Indianapolis doom crew, The Gates Of Slumber, have quietly been going about their business for a few years now – their last album ‘Hymns Of Blood And Thunder’ was the first of theirs I’d heard but was already their fourth full-length release in five years! Having gone back and checked out the earlier records, I found a clear and marked progression from one to the next leaving ‘Hymns…’ at the top of an increasingly-impressive heap – news of the imminent release of The Wretch was received well by me, to say the least.
Seeing a change in lineup, with drummer Bob Fouts being replaced by ‘Cool’ Clyde Paradis (ex-Sourvein), this album sees the band reinvigorated. ‘Bastards Born’ gets us underway in the most classic style possible, groaning into action with weighty Pentagram-esque riffing. Victor Griffin is somewhat of a touchstone for the whole album, as it goes, with many of the vocals recalling the legendary frontman as well as a fair proportion of the guitarwork.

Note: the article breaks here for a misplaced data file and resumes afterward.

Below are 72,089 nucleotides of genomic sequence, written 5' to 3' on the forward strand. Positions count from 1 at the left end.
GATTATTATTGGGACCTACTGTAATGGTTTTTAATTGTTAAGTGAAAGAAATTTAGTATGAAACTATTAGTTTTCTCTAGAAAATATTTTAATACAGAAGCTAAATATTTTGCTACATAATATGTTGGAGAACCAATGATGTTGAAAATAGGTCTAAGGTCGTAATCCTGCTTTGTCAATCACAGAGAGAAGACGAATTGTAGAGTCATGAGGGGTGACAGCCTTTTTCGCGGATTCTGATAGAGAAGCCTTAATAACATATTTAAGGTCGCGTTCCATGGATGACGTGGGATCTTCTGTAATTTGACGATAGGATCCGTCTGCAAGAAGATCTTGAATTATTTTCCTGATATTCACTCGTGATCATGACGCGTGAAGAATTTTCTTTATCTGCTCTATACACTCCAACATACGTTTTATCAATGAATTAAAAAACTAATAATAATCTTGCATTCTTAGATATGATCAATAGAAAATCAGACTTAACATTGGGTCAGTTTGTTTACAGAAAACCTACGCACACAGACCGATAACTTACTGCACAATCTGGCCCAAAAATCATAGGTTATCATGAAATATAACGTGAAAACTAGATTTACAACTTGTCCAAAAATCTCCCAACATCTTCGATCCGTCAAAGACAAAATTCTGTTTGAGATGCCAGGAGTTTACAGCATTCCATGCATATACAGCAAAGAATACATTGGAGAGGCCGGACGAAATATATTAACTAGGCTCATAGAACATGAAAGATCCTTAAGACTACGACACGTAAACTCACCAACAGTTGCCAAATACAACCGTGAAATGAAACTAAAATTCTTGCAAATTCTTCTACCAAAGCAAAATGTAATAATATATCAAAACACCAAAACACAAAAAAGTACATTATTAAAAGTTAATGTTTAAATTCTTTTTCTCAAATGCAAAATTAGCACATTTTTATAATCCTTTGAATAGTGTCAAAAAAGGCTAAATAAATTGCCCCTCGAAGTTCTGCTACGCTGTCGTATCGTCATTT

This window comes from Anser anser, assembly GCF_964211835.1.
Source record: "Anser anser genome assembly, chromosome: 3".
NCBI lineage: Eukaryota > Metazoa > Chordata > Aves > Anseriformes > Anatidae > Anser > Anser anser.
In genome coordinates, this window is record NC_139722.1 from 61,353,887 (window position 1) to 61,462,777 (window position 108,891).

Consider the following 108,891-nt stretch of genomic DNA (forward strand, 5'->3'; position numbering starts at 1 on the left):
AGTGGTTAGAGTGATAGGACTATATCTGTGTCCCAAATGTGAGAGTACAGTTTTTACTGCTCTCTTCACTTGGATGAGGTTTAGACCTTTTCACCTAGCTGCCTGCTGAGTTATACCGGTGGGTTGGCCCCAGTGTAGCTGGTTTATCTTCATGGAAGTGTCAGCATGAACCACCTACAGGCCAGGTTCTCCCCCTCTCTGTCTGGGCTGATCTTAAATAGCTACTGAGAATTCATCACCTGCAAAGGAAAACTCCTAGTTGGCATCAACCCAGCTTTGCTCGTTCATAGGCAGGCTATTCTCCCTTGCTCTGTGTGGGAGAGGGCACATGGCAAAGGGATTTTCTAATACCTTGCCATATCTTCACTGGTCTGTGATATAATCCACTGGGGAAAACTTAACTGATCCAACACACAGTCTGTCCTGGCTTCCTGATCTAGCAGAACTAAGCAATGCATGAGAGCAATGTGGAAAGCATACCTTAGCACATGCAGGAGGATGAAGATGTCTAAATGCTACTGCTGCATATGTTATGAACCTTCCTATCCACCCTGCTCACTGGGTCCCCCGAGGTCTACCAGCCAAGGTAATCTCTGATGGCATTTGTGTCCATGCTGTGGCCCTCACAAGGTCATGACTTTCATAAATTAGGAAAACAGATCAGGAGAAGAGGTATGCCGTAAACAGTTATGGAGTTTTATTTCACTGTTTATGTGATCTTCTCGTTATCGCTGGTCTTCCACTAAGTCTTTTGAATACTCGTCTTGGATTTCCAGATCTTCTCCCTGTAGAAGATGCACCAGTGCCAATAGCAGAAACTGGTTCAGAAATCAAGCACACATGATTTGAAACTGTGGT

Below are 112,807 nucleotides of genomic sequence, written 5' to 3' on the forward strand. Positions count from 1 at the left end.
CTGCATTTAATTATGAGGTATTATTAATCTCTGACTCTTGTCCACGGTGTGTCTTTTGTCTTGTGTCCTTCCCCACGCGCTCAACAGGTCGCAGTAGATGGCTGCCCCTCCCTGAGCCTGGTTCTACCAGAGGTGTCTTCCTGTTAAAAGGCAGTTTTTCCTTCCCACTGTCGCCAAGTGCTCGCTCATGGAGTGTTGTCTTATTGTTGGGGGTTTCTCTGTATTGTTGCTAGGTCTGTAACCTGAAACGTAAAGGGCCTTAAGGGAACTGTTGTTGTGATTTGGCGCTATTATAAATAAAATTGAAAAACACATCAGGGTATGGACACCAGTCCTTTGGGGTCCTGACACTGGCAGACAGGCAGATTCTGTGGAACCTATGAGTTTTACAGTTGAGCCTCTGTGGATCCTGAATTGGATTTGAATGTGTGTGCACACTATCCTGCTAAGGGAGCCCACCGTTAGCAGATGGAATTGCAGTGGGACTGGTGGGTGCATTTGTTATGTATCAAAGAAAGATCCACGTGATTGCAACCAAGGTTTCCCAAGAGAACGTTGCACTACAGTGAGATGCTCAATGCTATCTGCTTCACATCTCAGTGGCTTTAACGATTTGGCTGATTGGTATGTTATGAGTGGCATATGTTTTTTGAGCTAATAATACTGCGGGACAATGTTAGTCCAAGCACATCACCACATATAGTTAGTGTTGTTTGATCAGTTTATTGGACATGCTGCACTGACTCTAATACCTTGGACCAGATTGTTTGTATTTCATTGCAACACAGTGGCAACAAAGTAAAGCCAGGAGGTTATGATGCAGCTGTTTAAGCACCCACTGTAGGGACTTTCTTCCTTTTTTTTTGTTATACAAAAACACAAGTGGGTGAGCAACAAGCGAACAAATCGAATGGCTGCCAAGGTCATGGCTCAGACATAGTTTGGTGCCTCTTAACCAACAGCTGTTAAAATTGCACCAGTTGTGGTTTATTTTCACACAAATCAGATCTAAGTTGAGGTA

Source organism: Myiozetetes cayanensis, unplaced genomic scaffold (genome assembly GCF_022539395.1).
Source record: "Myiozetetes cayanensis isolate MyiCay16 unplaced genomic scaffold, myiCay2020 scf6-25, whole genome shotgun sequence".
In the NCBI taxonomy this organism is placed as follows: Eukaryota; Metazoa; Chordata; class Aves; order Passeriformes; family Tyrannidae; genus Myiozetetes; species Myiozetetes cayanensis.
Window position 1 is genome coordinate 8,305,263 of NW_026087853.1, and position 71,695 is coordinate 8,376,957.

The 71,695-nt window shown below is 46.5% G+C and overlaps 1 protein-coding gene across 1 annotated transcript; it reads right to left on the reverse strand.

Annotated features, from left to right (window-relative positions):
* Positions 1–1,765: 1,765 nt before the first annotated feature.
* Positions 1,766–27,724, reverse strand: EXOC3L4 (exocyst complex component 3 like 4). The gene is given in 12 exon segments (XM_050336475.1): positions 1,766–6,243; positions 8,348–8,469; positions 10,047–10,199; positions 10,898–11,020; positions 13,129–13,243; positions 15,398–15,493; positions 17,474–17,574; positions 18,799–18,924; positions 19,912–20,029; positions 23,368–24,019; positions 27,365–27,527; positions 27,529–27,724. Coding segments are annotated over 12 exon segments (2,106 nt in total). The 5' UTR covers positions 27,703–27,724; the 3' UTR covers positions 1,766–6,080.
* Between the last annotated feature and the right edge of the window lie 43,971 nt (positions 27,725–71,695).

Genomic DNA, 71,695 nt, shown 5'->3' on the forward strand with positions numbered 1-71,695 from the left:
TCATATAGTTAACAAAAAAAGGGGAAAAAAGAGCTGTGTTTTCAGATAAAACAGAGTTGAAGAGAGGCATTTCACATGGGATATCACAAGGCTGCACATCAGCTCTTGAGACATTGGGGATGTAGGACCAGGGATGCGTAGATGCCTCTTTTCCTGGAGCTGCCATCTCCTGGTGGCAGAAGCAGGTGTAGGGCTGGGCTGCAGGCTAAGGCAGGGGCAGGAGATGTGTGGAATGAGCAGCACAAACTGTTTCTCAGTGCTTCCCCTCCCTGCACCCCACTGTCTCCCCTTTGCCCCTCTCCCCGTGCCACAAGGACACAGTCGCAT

That’s not to say that The Gates Of Slumber are a rip-off act, far from it – there’s a timelessness to their sound that belies accusations of unoriginality. It’s more a sense of shared influences (of which Pentagram are surely one for all bands of this type) and respect for the history and tropes of the genre, and there’s more to ‘The Wretch’ than slavish copying of any one artist. Doom can realistically be considered a mature form, anyway, and what’s important at this stage is execution and feel, both of which The Gates Of Slumber carry off with some aplomb.
The psychedelic throb of the title track right near the end of the album, wound around some stunning verses, is the first real break from strict type, and is the area that I’d personally like to see the band develop into – it suits them so well, and leads into the crunching ‘Iron And Fire’ which is the true highlight of The Wretch. Nigh-on thirteen minutes of pounding misery proves the perfect way to cap the album off – showing a real command of dynamics, a hefty selection of riffs and just the right amount of bleakness, it’s a suitably dark and epic closer to a solidly entertaining, if not entirely unique, album. The Wretch continues the great run of form from The Gates Of Slumber – a healthy recommendation from me for devotees of classic doom.